This is the twenty-third episode of the StackOverflow podcast, wherein Joel and I discuss the following:
- The Stack Overflow team will be in New York City from the 24th to the 28th. It’s partly business, and partly a reward to our team for their hard work on the site. What are some cool geeky things for us to do in NYC?
- We wonder: do newscasters wear pants?
- Joel describes his upcoming Inc. magazine article enumerating the seven development mistakes we made in building Stack Overflow. I think by seven he meant zero.
- Most of the reviews of Cuil and Knol are negative because “I tried it for what it was intended to be used, and it didn’t work.”
- The power of short informal code reviews in bridging the skill gap between beginning and expert software developers. Good developers think of this as self-preservation, because today’s beginner code is tomorrow’s code you’ll have to maintain.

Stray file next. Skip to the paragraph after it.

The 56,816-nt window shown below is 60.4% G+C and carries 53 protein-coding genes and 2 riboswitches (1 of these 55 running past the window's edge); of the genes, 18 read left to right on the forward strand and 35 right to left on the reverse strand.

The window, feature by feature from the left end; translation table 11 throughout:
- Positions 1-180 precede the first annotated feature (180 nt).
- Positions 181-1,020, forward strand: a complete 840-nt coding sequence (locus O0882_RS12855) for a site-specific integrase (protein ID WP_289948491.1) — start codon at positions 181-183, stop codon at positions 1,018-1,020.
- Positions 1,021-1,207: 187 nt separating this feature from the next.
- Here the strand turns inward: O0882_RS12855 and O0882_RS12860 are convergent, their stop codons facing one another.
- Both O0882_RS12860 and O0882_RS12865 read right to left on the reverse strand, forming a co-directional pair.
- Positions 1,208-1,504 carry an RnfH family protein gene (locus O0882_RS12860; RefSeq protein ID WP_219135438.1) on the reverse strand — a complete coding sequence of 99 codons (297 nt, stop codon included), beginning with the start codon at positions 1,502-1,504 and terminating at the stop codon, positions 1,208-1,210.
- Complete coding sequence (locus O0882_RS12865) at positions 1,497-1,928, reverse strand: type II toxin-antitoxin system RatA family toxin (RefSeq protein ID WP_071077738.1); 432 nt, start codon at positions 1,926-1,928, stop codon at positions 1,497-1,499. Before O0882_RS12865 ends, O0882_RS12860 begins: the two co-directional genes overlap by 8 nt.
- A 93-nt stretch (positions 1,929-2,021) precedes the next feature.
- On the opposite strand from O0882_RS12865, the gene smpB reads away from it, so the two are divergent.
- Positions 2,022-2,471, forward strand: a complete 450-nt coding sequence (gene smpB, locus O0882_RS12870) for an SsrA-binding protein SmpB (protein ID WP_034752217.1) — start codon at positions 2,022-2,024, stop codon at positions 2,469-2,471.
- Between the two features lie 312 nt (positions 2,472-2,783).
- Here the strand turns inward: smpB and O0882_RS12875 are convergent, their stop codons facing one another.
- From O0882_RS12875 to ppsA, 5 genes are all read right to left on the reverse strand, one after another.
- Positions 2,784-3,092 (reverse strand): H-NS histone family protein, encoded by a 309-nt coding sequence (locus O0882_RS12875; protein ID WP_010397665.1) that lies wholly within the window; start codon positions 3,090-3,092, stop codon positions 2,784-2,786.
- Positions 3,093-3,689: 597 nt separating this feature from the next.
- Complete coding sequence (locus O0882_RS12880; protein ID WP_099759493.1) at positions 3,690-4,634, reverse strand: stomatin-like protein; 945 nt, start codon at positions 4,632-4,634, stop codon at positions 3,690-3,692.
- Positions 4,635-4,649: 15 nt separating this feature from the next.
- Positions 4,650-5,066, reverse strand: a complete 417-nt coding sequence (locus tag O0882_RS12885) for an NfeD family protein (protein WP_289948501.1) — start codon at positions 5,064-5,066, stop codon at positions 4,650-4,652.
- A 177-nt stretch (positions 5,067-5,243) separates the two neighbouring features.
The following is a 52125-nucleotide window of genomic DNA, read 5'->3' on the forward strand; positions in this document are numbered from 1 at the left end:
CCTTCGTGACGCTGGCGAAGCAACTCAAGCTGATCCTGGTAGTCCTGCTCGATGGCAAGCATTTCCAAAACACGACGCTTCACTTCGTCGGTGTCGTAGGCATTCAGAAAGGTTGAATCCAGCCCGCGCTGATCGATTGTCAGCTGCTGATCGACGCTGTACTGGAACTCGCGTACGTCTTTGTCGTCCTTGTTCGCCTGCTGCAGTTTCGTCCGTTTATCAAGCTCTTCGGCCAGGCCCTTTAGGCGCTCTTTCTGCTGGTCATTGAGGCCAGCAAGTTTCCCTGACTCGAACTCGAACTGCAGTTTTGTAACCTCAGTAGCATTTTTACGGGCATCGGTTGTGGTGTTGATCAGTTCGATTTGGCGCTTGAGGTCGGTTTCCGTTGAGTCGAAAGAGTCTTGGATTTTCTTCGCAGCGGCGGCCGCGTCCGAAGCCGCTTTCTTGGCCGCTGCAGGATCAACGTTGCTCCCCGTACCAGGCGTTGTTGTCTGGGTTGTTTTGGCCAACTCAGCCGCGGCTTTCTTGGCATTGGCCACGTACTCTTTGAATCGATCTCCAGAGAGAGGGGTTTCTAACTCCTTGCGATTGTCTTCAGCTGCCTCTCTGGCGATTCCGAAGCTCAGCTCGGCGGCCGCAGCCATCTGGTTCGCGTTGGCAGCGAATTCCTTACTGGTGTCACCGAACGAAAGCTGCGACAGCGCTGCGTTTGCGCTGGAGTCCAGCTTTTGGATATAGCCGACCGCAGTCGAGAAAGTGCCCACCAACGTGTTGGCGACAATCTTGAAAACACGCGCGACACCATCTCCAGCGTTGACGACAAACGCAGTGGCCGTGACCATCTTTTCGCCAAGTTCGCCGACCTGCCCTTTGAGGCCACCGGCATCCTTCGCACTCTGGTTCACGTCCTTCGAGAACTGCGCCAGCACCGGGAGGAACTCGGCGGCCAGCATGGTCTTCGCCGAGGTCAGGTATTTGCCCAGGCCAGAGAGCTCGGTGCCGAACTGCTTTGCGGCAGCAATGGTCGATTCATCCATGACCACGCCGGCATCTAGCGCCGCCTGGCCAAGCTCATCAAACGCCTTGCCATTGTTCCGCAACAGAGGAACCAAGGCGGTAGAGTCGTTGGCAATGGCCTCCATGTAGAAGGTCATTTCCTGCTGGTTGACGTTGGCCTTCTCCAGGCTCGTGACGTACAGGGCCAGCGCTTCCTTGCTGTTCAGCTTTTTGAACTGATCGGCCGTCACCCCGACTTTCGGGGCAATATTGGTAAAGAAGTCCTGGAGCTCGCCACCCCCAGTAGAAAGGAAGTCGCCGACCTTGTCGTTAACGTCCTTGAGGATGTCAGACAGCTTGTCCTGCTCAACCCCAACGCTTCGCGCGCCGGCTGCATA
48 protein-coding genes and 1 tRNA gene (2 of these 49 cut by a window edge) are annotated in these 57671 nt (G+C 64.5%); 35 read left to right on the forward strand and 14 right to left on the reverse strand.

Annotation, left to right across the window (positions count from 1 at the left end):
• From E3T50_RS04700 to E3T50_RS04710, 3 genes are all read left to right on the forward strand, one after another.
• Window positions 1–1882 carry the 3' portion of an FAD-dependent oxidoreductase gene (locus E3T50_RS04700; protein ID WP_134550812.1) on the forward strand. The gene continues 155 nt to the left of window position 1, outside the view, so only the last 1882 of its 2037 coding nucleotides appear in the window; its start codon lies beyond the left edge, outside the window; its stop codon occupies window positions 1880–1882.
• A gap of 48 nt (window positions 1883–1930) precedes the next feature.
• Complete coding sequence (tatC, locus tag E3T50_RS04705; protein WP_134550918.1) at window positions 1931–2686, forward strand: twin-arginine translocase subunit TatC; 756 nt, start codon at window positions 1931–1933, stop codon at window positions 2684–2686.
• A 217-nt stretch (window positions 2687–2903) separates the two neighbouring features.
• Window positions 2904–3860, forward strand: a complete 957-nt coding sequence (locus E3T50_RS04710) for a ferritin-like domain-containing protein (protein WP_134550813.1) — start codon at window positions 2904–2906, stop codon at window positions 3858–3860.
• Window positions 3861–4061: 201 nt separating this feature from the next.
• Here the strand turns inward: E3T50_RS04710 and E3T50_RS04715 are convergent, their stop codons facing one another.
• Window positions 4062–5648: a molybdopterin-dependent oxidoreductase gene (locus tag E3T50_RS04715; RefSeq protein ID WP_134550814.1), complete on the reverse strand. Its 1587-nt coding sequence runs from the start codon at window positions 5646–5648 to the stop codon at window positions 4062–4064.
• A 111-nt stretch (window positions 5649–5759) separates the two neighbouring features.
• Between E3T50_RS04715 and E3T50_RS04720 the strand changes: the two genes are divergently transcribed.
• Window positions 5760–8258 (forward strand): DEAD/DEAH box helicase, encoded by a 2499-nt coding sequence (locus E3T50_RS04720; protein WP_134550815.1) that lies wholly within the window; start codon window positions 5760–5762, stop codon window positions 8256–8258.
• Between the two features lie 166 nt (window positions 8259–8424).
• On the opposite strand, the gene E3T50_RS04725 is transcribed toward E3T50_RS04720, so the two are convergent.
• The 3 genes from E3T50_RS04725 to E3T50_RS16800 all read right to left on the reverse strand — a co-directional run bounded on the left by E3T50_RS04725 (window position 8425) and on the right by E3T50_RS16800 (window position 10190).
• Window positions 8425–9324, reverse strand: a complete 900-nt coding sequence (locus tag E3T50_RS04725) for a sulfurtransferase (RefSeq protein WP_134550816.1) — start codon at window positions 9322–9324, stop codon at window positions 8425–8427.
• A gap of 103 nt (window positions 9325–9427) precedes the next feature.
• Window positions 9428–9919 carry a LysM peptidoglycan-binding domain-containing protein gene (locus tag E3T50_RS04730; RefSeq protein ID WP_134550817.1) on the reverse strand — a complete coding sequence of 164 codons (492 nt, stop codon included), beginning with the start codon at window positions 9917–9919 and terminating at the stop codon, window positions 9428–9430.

- There have been a lot of requests for a packaged, customized version of Stack Overflow, but we have some reservations about the difficulty of delivering a packaged solution, and whether the current design will scale down to smaller private communities at all.
- Should trusted users be allowed to close questions? Or should the community simply vote them down? I argue we need both of these methods; Joel feels we ony need voting.
- It’s ok to have some “fun” programming questions every now and then. It can’t be a community if you don’t stop every so often to have some (at least partially on topic) fun.
We also answered the following listener questions:
- “How do you handle newbie questions?”
- Richard: “How do you cultivate programmer mentoring at a small company?”
If you’d like to submit a question to be answered in our next episode, record an audio file (90 seconds or less) and mail it to firstname.lastname@example.org. You can record a question using nothing but a telephone and a web browser. We also have a dedicated phone number you can call to leave audio questions at 646-826-3879.
The transcript wiki for this episode is available for public editing.